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Cat by Cat Medina team celebrates success stories on first anniversary

Updated: Feb 13, 2023

February marks our Medina team’s one-year anniversary with Cat by Cat Inc. “These dedicated volunteers are making connections and building bridges to help more people help more cats in the Medina community and surrounding rural area,” said Sally Merritt Braciak, Cat by Cat’s executive director. “We are proud to have them on our team and look forward to continuing our exciting partnership in 2023.”

“The team of three—Shannon, Ellen and Janice—were making a huge impact even before they joined Cat by Cat in 2022,” Sally continued. “The addition of this team to our group has had a positive impact on everyone (and every cat) involved.”

Team leader Shannon Blount is amazed at how many cats and kittens her team helped last year. “When I saw the numbers I was blown away,” she said. “Between three team members and a few other volunteers, we took care of more than 80 kitties and facilitated 56 adoptions. We also trapped and handled 140 to 150 community cats for Cat by Cat’s TNVR (Trap, Neuter, Vaccinate, Return) program.” .” These numbers are amazing, considering that two of the three team members, and all the volunteers, work full time.

“My mom, Janice, who is 75, fostered a whopping 38 kittens last year,” Shannon said. “I’m really proud of what we’ve accomplished with the help of our foster volunteers and community partners.

You’d think that in a small rural town like Medina, such efforts to get stray and community cats neutered would bring about a decrease in numbers, but that’s not the case. “Because we’re out in the country,” Shannon said, “people dump their cats here. They see something that looks like a farm and hope their kitty will find a home there. And abandoned cats multiply quickly.”

“We’re trying to do the right thing,” Shannon said, “but there are so many cats it’s hard to know where to start.” The Medina team hopes to develop a program in their community to raise money to help financially struggling people get their cats and the community cat colonies they care for neutered.

“Another initiative we’d like to work toward in 2023 is reaching out to the vets in the county to let them know we’re here and hopefully find a way to work together to help more cats.”

“The thing is, the six or seven vets in this county are already inundated with more animals than they can care for. But we’ve got to start somewhere.”

Shannon has been building community partnerships and educating people to change perceptions about the treatment of community cats. “I am called to educate others,” she said. “If you know better, you do better.”

Medina Success Stories: Told by Shannon Blount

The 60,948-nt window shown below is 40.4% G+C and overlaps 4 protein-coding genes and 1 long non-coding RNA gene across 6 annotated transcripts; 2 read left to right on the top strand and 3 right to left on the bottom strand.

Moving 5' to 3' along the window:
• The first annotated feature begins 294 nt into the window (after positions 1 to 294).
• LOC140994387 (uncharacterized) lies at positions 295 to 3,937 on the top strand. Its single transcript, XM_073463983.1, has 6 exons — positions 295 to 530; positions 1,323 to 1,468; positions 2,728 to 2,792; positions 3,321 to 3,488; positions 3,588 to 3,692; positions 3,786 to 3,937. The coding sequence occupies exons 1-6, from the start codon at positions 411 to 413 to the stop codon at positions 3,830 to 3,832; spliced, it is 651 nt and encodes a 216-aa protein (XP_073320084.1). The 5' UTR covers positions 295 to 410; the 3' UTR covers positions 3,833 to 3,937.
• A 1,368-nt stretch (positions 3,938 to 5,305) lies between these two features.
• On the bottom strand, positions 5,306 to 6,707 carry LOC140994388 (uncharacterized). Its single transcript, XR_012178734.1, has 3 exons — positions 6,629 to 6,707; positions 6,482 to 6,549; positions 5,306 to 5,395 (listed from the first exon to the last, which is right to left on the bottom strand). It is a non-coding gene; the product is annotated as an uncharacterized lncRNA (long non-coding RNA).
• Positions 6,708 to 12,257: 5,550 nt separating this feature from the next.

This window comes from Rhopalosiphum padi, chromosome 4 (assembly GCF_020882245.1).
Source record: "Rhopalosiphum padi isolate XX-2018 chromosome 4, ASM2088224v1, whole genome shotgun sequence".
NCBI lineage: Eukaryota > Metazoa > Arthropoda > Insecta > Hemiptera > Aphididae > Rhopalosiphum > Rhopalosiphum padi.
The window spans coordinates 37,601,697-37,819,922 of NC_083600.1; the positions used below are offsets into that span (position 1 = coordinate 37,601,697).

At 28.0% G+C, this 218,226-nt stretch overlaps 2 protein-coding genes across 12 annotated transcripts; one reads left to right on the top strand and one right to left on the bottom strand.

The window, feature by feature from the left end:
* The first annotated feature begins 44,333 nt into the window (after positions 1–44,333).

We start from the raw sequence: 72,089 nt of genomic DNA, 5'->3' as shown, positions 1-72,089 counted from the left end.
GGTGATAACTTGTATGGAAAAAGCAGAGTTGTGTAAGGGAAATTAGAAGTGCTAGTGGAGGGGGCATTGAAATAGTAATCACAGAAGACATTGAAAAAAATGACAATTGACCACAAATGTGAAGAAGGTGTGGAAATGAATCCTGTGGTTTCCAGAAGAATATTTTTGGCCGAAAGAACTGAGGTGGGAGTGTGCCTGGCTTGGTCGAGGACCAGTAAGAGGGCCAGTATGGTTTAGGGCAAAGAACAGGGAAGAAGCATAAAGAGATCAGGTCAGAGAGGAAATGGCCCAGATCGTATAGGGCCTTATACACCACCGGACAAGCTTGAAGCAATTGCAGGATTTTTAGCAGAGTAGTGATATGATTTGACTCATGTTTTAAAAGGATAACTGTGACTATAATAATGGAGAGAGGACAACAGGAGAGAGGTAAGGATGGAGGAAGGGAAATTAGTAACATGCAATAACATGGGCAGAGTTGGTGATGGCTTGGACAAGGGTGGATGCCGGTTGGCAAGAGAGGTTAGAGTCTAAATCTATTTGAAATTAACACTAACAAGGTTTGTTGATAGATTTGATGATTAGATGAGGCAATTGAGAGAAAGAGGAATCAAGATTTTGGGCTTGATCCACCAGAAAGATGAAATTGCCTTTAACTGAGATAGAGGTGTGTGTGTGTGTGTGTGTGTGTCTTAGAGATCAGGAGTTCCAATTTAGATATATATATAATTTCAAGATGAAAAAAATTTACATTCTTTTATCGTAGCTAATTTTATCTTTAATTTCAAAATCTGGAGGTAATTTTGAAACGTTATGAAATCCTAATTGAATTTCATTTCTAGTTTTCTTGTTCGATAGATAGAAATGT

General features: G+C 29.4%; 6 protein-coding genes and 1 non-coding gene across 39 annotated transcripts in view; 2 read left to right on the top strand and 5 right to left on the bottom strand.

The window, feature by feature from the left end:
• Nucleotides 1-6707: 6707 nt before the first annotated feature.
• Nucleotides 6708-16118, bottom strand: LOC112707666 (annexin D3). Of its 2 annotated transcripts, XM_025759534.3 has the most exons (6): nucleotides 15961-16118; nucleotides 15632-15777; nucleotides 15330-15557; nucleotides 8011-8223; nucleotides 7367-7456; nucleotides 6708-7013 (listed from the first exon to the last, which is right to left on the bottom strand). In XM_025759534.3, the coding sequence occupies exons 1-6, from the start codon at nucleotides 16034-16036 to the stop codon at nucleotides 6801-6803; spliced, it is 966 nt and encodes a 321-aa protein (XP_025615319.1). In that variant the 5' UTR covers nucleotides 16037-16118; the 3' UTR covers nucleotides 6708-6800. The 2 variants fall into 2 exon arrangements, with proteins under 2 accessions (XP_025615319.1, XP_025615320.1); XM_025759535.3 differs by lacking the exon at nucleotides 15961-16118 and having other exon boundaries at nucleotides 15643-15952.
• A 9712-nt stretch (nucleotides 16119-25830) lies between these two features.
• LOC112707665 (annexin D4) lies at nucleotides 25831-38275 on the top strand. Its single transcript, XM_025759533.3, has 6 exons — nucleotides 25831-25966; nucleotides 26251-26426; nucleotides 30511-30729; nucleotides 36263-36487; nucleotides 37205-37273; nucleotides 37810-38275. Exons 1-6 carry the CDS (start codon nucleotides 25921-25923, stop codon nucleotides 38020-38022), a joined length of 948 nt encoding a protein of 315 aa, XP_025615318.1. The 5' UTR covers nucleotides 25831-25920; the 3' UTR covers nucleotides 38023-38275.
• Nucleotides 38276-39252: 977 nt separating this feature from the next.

We called him “The Library Cat.” One day, a large, friendly black kitty started hanging around the Medina library. The library staff put food outside for him and named him Lenny. He desperately wanted inside, which wasn’t possible. So the staff posted his picture on their social media pages, trying to find out if Lenny was lost. Nobody claimed this sweet and friendly boy, so they called me to help figuring out what to do with him.

I determined that Lenny was healthy, but I didn’t have room for him at home. So the library spread the word again, person to person and through Facebook, looking for a home or someone to foster Lenny.

A community member and library patron offered to foster Lenny. Cat by Cat got Lenny fixed and vetted, and he is still in foster care. Shannon said, “We feel Lenny could be a good ‘Foster Guardian’ kitty, enabling him to stay with his foster mom as long as she’s comfortable caring for him, and then Cat by Cat would take him back when she is no longer able to do so.”

It takes a village! Everyone worked together to find Lenny a loving foster home.


Walter’s story started with a community inquiry. Someone called and said, “We have taken in this stray cat. He is incredibly sweet, but something is wrong.” They loved Walter and wanted to keep him, but they couldn’t afford a large vet bill. Most likely Walter had been abandoned, and he was lucky to find a family who loved him.

We brought Walter to a vet who partners with Cat by Cat, and it turned out he had a terrible infection in his jaw and teeth. Once they got the infection under control, they had to pull all his teeth—a tremendously expensive undertaking that Cat by Cat paid for from its Medina fund.

We’d done pretty well fundraising. The week after Thanksgiving, the people who organize the Home for the Holidays 5K chose the Cat by Cat Medina team as a beneficiary and presented us with a check for $1,000. As it happened, this just covered Walter’s vet bill. Walter is now healthy and happy, living with his new family.


Right after Christmas, a loving family from Tonawanda adopted three of our kittens—not something that happens often. Two were brothers, Toby and Keith, and the third, Wiggles, was a younger kitten they fell in love with. We were worried Toby and Keith would be hard to place as they were older, bonded kittens who were very shy and often hid from new people. But in this family was a cat whisperer, 10-year-old boy Matthew, who, along with his 4-year-old brother Zach, knew just how to make the young kitties feel safe and welcome. So the family took all three, and it’s working out beautifully!


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